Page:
Lots of stories in Genesis are etiological stories, that is, they are stories that are meant to explain how things got to be the way that they are. (I think of the moment in grade school when we were supposed to write a story like this about how the giraffe got its long neck.) The story begins by telling us that there was a time when everyone on earth spoke the same language and had all the same words (which is sort of how you think a God who valued order over chaos would have made things.) The question the story wants to answer is, “Why are people spread out everywhere and why does everyone speak such different languages?”
As the story unfolds, everyone is migrating from the East together—all gathered up. All together—they decide to settle down in one place. Almost as soon as they do, someone has a bright idea: “Let’s make some bricks!” This may seem like the most boring development imaginable—unless you’ve spent your life trying to build things out of sticks and mud and random stones. If that is all you have ever done before—build crummy structures—the notion of a brick and mortar is an incredible technological breakthrough. Building something is so much easier and whatever it is that you build will be so much more stable! This is exactly where the people go: “Let’s build a city. Let’s build a huge tower. The possibilities are unlimited.!” Look at how amazing we are! Look at what we can do!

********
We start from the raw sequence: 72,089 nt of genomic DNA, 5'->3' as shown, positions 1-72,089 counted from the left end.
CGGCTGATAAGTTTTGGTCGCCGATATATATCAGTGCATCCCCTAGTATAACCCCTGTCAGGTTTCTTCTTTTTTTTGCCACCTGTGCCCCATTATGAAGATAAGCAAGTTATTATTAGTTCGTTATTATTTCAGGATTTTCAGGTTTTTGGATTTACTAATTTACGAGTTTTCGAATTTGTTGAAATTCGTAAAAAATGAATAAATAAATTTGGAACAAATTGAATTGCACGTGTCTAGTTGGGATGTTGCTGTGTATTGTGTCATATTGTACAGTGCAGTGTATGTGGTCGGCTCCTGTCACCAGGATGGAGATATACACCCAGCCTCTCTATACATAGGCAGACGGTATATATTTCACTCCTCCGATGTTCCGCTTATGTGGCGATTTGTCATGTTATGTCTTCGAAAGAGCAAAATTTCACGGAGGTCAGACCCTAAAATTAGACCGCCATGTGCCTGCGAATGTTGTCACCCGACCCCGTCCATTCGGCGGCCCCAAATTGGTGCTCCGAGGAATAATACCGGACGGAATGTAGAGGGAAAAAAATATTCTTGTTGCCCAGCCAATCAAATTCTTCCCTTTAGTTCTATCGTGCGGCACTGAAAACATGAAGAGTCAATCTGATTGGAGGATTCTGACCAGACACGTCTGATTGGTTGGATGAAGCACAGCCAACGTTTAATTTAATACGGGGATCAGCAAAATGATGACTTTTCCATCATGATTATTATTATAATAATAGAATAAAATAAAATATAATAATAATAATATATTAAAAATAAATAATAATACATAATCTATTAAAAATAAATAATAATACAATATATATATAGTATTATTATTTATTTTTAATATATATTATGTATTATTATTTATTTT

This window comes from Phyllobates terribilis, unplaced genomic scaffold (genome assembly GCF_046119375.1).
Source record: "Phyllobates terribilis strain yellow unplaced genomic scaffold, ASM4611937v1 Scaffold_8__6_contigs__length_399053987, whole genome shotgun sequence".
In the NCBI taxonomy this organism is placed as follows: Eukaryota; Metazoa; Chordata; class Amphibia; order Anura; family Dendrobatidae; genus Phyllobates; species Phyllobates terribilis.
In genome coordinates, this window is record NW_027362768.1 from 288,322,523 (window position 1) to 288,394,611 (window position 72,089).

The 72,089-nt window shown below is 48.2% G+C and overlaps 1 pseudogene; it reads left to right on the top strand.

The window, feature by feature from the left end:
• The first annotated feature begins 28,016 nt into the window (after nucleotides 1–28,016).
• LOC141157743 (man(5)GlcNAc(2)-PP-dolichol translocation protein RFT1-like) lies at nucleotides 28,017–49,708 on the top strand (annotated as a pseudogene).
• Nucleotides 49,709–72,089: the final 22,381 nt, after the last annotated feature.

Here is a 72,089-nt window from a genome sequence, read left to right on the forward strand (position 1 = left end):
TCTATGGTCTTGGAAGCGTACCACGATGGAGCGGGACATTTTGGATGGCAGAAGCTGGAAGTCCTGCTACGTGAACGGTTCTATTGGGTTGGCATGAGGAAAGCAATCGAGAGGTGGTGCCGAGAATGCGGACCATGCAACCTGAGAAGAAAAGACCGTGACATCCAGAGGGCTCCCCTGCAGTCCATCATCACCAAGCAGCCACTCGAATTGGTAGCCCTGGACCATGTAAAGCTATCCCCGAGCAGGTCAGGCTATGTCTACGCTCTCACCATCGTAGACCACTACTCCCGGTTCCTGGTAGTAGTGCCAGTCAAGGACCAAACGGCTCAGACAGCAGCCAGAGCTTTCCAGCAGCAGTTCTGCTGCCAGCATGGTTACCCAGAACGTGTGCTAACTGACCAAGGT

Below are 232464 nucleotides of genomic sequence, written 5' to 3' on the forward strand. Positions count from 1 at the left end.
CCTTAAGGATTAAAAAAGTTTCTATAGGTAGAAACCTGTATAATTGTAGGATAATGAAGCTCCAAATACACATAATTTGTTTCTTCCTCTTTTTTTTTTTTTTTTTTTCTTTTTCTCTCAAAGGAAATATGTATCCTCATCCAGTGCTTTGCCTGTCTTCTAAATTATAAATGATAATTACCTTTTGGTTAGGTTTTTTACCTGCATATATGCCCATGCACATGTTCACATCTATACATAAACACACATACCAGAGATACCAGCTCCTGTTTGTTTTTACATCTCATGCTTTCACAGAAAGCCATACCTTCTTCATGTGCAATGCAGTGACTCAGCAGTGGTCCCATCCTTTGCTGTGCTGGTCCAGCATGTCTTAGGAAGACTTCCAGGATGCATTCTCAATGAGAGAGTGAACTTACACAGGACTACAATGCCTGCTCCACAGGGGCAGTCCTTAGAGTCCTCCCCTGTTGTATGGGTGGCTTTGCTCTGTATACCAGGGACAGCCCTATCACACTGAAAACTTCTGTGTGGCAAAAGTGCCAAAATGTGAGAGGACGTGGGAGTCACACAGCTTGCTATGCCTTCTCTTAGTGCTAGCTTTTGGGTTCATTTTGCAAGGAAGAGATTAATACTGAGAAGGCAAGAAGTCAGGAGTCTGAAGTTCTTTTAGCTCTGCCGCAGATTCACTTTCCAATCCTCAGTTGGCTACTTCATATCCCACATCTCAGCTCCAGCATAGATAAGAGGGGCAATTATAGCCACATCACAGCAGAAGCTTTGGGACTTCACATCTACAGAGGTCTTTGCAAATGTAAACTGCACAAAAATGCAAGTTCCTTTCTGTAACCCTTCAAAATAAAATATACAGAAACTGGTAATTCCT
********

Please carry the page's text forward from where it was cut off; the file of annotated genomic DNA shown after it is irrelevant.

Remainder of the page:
I remember a morning a number of years ago when Tracy turned on the Today Show and they announced that there was a new technology that was going to be introduced that morning that was going to change the world as we knew it! That got my attention! I couldn’t wait to find out! Until what they announced was… the Segway. Now, as far as I can tell, the only things that the Segway changed were how a handful of tourists get around downtown Chicago and how mall cops work their beats!